In between the father proceeding in and out, there was lots and lots of singing.  In fact, aside from the father’s lesson, nothing was spoken normally.  Everything was sung or chanted in a sing-song way.

There was a confession, during which everyone standing confessed their sins in a generic way and all together.  And there was an interesting bit where we recited the Lord’s Prayer.  First, in English, then in Greek, then Russian, and then Spanish, and I think German.

Chanter Guy chanted a passage from The Letters of Paul.  I don’t know exactly which book, but it was instructions about giving proper praise to God.

Then the Father paraded out again, and he chanted a bit about Mary Magdalen.  Sorry, I can’t remember which book, but I think it was Matthew.  It was about Jesus casting out the demons which inhabited her.

Then, the Father began to talk normally.  And what he had to say was pretty good, I think.  It was about women’s rights and equality.  Today is apparently a day which honors Mary Magdalene on their liturgical calendar, hence the lesson.  The father spoke a bit about how treating women as equals was very Christian, and how the Catholics and Protestants got the story of Mary all wrong.  She hadn’t been a whore, she was just from a notorious city.  She had, in fact, been regarded as equal in Jesus’ eyes to any of his male apostles, and had been an important partner of Jesus and an important voice in the early world of Christianity.  It was an example of why women should be treated with equality.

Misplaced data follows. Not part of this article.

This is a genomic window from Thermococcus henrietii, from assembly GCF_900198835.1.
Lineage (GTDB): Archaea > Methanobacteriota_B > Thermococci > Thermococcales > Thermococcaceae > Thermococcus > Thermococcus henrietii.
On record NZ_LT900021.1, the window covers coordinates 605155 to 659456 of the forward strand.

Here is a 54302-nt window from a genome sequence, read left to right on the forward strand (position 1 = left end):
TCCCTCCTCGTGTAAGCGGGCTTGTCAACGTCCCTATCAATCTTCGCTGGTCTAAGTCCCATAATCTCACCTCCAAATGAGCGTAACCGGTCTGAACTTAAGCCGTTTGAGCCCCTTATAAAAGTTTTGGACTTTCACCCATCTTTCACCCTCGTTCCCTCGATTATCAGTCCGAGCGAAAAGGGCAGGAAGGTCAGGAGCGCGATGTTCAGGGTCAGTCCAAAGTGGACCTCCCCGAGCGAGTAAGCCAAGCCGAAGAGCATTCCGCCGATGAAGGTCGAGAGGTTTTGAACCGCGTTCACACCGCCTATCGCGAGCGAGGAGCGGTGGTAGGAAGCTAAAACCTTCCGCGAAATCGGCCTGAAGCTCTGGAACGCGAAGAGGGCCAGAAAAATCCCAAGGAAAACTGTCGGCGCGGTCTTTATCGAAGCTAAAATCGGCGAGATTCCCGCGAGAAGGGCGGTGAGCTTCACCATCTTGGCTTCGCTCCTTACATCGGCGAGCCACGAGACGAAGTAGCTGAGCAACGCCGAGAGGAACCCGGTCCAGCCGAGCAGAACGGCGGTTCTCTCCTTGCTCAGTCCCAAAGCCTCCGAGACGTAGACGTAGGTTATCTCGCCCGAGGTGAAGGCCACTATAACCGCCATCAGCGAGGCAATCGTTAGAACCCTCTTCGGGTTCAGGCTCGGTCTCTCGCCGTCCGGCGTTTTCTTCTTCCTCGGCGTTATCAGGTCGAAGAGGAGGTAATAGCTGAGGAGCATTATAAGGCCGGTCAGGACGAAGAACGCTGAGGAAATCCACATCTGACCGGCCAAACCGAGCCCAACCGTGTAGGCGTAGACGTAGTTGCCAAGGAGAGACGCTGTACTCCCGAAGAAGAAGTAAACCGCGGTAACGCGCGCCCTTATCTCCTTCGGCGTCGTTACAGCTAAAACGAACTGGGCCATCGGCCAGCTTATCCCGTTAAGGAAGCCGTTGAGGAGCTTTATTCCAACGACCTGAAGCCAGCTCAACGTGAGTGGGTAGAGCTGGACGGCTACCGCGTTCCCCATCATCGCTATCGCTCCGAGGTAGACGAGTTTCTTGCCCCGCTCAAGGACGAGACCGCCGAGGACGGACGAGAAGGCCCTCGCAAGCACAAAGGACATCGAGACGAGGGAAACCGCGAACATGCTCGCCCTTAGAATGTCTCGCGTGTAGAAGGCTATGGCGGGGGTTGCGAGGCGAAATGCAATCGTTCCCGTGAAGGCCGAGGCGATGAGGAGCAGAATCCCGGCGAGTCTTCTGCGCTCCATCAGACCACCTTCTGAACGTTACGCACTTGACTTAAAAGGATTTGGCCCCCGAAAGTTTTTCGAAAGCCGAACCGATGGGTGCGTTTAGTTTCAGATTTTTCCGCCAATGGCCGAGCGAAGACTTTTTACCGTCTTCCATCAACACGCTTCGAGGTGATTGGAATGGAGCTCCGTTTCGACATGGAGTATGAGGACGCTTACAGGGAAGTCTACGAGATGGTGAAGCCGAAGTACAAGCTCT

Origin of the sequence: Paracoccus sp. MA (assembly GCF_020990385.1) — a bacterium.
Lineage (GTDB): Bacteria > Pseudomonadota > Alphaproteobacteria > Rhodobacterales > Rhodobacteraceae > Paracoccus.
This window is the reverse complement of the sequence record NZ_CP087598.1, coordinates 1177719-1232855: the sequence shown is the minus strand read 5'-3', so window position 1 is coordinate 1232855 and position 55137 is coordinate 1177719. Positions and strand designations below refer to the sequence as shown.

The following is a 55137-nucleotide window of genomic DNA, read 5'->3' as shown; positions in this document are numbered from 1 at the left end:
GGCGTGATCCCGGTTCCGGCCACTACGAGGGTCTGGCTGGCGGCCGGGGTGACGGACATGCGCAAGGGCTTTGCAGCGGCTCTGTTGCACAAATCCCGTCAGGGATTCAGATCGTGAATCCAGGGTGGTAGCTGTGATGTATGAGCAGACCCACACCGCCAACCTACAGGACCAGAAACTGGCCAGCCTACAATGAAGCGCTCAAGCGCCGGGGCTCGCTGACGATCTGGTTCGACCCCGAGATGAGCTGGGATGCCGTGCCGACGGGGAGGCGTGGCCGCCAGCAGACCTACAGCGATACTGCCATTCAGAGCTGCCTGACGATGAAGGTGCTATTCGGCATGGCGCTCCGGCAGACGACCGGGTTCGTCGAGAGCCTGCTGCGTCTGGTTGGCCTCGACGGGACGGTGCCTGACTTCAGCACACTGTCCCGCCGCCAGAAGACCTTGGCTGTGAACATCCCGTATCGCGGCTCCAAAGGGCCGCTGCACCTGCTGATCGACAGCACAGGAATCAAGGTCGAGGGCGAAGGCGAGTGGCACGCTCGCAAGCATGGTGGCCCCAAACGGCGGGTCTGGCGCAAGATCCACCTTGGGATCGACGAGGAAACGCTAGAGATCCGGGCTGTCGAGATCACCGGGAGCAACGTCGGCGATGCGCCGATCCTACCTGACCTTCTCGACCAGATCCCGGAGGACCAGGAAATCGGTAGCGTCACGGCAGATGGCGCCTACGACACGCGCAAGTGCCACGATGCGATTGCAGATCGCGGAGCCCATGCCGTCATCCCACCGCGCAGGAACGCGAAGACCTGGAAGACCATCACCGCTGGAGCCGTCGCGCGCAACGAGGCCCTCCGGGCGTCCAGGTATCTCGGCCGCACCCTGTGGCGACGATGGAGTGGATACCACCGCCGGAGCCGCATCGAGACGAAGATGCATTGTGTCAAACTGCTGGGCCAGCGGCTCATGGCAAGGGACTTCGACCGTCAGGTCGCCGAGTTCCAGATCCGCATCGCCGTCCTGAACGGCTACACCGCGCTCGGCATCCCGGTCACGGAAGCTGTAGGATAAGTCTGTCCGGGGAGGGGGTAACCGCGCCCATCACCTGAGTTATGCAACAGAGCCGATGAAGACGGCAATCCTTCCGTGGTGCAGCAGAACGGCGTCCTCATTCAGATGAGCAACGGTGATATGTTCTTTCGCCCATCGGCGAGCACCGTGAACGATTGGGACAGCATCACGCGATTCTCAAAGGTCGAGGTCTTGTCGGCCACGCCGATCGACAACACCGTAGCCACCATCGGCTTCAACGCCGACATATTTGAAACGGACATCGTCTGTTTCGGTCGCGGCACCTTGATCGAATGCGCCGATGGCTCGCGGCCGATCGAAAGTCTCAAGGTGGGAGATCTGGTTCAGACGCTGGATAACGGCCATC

Good message.

Unfortunately,  the whole concept of women’s equality was pretty much flushed when they lined up for communion.  Women had to wait and let the men go first.  I also noticed that none of the people doing things of importance were women, and there were no men helping in the kitchen.  So, nice sentiment but the practice leaves a little to be desired.

Still, it gets a point because I’m grading based on the sermon, and the sermon was pretty good.

Communion consisted of a whole bunch of singing while people lined up to kiss the portraits of the saints, and then pass in front of the father while he put wine in their mouths with a spoon.  There was a table with more wine and bread on it, and a glass of water.  The faithful would then drink a little of either the water or wine, and take a piece of bread.

And on to the score:

Being good to your fellow human: 1 (women’s equality)
Help your community: 0 (no mention)
Be good to yourself: 0 (no mention)
Good and timely advice:1 (fix your own problems, don’t rely on Jesus to do it for you)

Total:  1